Lately, I’ve been noticing how all the things in my life that make me unhappy can be boiled down into a simple category: what I lack. Relationships. Health. Character traits. Posessions. Achievements. Habits. The voids in my life are catching up with me.
And the simple truth of the matter is wallowing in these voids, these “nothings” does absolutely, well, nothing for me.
Zip. Zilch. Zero.
It’s amazing how much the baggage of so much nothing weighs, and once you notice you’re carrying it around everywhere, you realize how much space it takes up in every aspect of your life. In fact, it gets in the way. It’s the elephant in the room, and in my case there’s a whole herd of pachyderms.
I’ve recently started playing video games again after my friend and roommate introduced me to Skyrim. Yes the one with the dragons. Part of what attracted me to giving this storytelling medium a second chance for myself personally is that this game pretty much lets you do what you want, at your own pace, when you want to. You create your own character from the beginning. You select which skills you want to learn. You collect things. You explore. You sell the things you collect on you explorations to make money and buy other cool things. And indeed, all these things are necessary to continue in the game, but you craft your experience quite uniquely. It’s non-linear, organic feeling keeps you engaged. The game physics are believable (unlike Dead or Alive Extreme Beach Volleyball) and the limitations of the character, reasonable in a world where magic is real.
But if this entry is anything, it is not a review.
My point in bringing this up is, of course, illustrative. You can only carry so much “stuff” on your travels. The types or armor and weaponry you select define your skill sets and carrying capacity. They also force you to approach confrontational situations or puzzles in certain ways.
In order to collect some really cool items, sometimes you have to let go of other somewhat cool items that you can sell for cash. In order to carry more things, maybe you choose less armor and use archery or magical skills instead. Maybe you carry a shield, and maybe you decide to unleash your fury with dual wielding attacks. Maybe you enlist the help of a CGI friend so they can share the burden of fighting and carry your stuff. But whatever you choose, you can find a way to be successful provided you understand the benefits and drawbacks of why you’re doing what you’re doing in the manner that you’re doing it.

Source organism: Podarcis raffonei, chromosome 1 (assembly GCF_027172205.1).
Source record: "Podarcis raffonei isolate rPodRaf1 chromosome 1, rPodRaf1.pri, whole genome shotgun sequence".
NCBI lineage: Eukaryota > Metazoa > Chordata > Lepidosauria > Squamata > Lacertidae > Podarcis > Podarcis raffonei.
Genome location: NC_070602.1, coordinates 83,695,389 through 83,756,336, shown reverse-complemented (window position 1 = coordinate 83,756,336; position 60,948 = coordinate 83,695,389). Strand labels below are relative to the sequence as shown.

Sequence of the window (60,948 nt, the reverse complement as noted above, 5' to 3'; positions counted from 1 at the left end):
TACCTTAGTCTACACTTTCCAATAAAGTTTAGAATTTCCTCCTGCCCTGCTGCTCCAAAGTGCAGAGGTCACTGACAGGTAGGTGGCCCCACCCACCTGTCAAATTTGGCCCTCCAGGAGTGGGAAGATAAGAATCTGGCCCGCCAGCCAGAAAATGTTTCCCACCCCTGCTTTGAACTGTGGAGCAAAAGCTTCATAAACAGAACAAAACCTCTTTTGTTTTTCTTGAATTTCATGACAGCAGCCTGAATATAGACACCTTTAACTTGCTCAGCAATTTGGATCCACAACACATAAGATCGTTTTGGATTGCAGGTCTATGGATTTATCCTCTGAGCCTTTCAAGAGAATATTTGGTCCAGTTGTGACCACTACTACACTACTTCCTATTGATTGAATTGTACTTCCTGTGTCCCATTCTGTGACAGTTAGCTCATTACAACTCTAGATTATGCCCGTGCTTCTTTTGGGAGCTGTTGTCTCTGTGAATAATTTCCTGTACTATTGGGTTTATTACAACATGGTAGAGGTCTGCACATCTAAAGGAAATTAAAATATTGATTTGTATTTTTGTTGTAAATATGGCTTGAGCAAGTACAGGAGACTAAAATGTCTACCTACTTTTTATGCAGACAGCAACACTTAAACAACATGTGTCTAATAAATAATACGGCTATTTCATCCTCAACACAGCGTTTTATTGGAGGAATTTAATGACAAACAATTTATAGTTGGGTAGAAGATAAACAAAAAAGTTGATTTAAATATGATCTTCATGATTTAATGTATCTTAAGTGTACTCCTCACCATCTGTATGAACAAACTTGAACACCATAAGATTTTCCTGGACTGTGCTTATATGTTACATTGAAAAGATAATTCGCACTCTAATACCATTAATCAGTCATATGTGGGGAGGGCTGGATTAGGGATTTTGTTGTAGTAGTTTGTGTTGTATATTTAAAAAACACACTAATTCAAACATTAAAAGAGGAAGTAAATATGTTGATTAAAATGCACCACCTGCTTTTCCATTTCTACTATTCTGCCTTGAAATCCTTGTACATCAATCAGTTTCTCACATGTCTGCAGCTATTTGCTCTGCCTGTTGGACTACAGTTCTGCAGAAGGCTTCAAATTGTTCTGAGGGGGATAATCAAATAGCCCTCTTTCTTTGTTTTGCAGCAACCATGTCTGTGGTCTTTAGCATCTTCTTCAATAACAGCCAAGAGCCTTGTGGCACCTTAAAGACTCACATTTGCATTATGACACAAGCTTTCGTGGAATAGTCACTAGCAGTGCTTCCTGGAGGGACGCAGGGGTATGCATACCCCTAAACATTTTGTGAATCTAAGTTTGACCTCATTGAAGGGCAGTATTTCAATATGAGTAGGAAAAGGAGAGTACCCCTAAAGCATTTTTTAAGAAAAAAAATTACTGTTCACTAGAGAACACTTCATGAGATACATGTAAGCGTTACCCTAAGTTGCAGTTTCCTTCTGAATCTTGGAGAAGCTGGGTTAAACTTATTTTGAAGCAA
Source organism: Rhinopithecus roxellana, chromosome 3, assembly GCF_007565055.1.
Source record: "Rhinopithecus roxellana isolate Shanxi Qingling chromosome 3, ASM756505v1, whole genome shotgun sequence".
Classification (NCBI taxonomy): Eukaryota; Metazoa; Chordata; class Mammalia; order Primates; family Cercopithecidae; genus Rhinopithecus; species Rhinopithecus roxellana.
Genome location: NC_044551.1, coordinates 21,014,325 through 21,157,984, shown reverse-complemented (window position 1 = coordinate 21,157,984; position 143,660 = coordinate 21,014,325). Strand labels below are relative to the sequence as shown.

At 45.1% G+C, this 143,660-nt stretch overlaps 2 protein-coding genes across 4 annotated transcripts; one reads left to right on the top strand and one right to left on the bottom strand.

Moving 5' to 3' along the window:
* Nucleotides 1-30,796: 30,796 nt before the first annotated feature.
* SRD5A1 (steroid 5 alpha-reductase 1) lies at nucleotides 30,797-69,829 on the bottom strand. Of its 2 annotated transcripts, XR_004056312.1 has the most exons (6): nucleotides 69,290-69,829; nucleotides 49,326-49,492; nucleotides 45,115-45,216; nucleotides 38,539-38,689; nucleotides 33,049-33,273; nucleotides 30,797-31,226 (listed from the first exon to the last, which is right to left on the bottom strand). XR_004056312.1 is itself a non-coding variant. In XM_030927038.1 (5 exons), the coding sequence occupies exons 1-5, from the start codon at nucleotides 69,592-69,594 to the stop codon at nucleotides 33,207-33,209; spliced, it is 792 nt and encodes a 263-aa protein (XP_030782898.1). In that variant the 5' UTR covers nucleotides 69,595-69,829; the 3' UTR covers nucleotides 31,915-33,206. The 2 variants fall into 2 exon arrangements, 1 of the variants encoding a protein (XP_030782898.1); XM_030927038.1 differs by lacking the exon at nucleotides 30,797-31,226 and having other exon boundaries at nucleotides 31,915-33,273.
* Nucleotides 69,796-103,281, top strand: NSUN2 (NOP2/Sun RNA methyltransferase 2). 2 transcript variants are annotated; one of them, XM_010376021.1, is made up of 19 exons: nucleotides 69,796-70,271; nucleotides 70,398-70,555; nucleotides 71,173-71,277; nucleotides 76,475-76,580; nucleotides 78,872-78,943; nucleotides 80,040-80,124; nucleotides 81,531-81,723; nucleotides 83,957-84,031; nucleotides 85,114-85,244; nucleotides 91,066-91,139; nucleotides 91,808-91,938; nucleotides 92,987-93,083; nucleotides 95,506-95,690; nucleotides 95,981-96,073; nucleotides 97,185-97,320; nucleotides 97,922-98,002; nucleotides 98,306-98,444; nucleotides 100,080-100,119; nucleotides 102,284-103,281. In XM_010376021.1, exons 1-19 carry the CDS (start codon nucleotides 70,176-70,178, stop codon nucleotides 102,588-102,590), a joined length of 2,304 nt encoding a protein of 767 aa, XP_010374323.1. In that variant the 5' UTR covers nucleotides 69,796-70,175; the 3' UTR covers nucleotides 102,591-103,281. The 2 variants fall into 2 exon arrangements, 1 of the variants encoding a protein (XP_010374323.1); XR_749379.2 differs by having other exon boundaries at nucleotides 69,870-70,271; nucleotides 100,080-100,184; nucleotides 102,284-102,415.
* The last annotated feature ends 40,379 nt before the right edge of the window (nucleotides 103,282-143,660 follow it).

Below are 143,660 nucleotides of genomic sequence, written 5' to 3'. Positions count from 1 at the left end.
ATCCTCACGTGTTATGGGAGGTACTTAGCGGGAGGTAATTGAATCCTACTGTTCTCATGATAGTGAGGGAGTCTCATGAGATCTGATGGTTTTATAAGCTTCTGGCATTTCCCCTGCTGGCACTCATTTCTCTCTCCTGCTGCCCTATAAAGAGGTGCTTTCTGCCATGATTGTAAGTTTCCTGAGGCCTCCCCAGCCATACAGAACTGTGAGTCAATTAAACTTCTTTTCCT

Same thing applies in the real world.
In order to collect cool experiences, you must decide to free up time, and maybe enjoy fewer material possessions. Or, if you are a fan of the creature comforts, maybe you instead decide to work a lot. Whatever you value.
This can be applied in less literal situations as well. Maybe in order to get the relationships you want, you have to give up bad habits that keep you back. Maybe in order to get the job you want you have to give up the one you have, or give up time to learn new skills. Dropping that baggage and kicking those dang elephants out may be the best thing after all. There’s more room for more interesting things that way.
Ok, so now I’m ready for newer, bigger and better things. Allons-y! Away with the baggage! But wait just a moment…
Here come’s the hard part: all your baggage is there because it’s useful. It’s helped you through situations before, protected you, comforted you and benefited you in one way or another. And you’ve made a place for it to stay. You have a system! You know which piece stacks on top of which other piece for maximum baggage toting efficiency!
All of a sudden you are confronted with a new situation in which you can collect a new COOLER item, achievement, or experience, or being with somebody who may actually be GREAT for you. Except, there’s a teensy little catch: you have to remove one or more pieces of that baggage to make it work, rendering your system useless. Completely and utterly useless. This can be and usually is frustrating. It requires figuring out, patience, time, and negotiating. New systems are made. Maybe new baggage will be acquired. More may be lost.
Perhaps efficient baggage management isn’t such a desirable skill after all. Perhaps the “letting go,” the scary, uncomfortable bits, are the times of greatest authenticity and growth possible in a lifetime. The mess is real. And these messy times hurt. I simply hope I leave this life, many years from now, with a net loss of baggage instead of a net gain. Maybe it gets shuffled around a lot, but I think it’s for the best.